The Schipperke, is a small breed of dog originating in Belgium in the early 16th century. The breeds name of “Schipperke” was thought to have meant “little boatman” in English speaking nations. While they were occasionally seen on barges, it was not their primary function. In the areas of Leuvan and Brussels “shcipper” was the word for shepherd, translating the name into “little shepherd”. Their history dates to a black shepherd dog commonly called the Leuvenaar from the 17th century. It was a 40 pound dog often found in the Louvain region of Belgium and was used to guard flocks and transport. These doga re apparently the foundation breed for both the modern, and smaller Skipperke, as well as the modern, larger Black Belgian Shepherd Dog (aka the Groenendael).

Physical Appearance

Dogs of the Schipperke breed usually weigh 7-20 pounds, and the males usually stand 13.2 inches tall, with the females standing 12.3 inches tall. The dog is square in its profile and possesses a distinctive coat. The skull is of medium width, and will narrow towards the muzzle. The skull is slightly rounded, and the length of the muzzle is slightly less than the length of the skull. His eyes are small and oval, dark brown, and placed forwards on the head. His ears are small and triangular in shape, placed high on the head, and are very erect when at attention. The tail is docked. The Schipperkes are double coated. The undercoat is soft and fluffy, and is covered by the harsher feeling and longer outer coat. A breed characteristic is the long ruff that surrounds the neck, and then a strip trails down towards the rear of the dog. The color of the coats are black or blonde, and the coat is shiny.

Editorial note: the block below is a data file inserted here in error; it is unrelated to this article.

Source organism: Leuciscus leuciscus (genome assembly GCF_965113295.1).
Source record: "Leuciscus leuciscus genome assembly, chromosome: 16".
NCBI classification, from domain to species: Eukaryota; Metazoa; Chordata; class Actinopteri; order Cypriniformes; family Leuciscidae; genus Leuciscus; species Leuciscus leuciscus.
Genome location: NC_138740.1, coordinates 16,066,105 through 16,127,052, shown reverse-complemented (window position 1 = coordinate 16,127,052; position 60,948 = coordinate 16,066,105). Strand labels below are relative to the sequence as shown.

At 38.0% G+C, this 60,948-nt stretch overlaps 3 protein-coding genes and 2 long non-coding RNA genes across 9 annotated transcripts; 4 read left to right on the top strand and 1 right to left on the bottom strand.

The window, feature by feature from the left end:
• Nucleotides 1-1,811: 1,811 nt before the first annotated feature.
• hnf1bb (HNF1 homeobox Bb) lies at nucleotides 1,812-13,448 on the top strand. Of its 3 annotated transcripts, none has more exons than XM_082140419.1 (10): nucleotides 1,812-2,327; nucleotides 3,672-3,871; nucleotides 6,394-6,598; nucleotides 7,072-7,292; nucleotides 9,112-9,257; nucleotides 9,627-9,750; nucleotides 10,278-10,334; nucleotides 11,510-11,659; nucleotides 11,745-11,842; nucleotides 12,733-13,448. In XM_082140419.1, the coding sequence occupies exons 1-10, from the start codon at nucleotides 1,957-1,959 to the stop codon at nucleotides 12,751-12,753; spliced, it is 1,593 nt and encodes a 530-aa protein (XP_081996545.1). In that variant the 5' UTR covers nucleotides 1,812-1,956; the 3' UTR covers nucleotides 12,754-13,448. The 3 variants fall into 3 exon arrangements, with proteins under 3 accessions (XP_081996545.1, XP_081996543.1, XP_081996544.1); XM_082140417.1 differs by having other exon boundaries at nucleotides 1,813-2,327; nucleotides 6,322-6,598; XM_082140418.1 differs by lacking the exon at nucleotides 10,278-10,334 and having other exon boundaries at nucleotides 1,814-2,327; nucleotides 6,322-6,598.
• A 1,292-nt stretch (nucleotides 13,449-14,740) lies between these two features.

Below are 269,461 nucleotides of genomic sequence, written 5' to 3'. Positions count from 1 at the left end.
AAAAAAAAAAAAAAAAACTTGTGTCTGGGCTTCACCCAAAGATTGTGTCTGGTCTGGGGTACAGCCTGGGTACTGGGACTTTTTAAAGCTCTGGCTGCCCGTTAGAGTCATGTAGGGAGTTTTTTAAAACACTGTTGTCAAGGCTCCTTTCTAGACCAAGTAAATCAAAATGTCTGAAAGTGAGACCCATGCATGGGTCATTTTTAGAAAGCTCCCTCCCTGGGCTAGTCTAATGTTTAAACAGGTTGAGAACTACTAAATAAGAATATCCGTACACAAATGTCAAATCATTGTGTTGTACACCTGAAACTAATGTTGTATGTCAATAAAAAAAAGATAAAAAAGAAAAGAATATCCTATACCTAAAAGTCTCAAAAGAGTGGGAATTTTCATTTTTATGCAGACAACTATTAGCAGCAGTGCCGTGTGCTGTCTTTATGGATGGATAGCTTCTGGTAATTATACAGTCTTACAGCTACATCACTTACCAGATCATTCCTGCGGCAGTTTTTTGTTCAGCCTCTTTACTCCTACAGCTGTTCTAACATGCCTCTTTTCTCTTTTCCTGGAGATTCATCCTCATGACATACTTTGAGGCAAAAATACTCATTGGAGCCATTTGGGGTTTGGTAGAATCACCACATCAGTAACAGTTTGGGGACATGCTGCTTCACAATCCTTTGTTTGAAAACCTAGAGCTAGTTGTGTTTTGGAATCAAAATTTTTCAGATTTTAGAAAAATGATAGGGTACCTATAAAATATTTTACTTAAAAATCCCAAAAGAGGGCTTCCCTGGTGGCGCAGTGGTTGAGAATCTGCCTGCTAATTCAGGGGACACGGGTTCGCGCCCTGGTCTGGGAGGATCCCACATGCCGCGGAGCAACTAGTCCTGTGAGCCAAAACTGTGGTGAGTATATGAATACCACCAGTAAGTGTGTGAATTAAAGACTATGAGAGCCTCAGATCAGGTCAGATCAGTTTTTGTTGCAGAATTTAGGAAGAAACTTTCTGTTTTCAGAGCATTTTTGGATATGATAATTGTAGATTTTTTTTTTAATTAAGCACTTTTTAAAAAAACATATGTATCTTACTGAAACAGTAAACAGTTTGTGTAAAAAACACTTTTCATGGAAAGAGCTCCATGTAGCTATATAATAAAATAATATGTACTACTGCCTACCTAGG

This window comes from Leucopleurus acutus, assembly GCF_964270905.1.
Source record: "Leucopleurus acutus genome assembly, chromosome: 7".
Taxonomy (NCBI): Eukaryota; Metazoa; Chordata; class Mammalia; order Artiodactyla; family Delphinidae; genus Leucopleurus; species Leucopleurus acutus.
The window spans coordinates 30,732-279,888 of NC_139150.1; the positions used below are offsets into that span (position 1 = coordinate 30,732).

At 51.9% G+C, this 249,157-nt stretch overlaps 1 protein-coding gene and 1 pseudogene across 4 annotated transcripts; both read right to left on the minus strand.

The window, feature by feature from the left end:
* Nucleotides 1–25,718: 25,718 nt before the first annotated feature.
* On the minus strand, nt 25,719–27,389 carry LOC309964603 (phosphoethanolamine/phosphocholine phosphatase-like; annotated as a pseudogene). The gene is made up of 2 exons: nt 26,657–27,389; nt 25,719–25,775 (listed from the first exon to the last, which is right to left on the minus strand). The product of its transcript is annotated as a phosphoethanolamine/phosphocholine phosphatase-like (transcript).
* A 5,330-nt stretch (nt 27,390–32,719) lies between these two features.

Because of this breeds stubborn, mischievous, and head-strong temperament, it will chase small animals, and they are sometimes referred to as the “little black fox”, the “little black devil”, or the “Tasmanian Black Devil”. They require ample exercise and supervision as they are naturally curious and high-energy dogs. They are very smart and independent. Because of this they will sometimes debate listening to their owners and will instead choose to do whatever benefits them the most. He is however, very devoted and loyal especially with children. They are typically good with other dogs and cats as well. Some may be difficult to housetrain, and early socialization will help keep them from becoming wary and aloof of strangers.


This breed is a relatively healthy breed and the median lifespan of the dog is about 13 years old. This breed is prone to luxating patella, Legg-Perthes syndrome, epilepsy, and MPS IIIB (Sanfilippo syndrome, or mucopolysaccharidosis III), a genetic mutation that occurs in at most 15% of the total breed population. It only occurs in Schipperkes.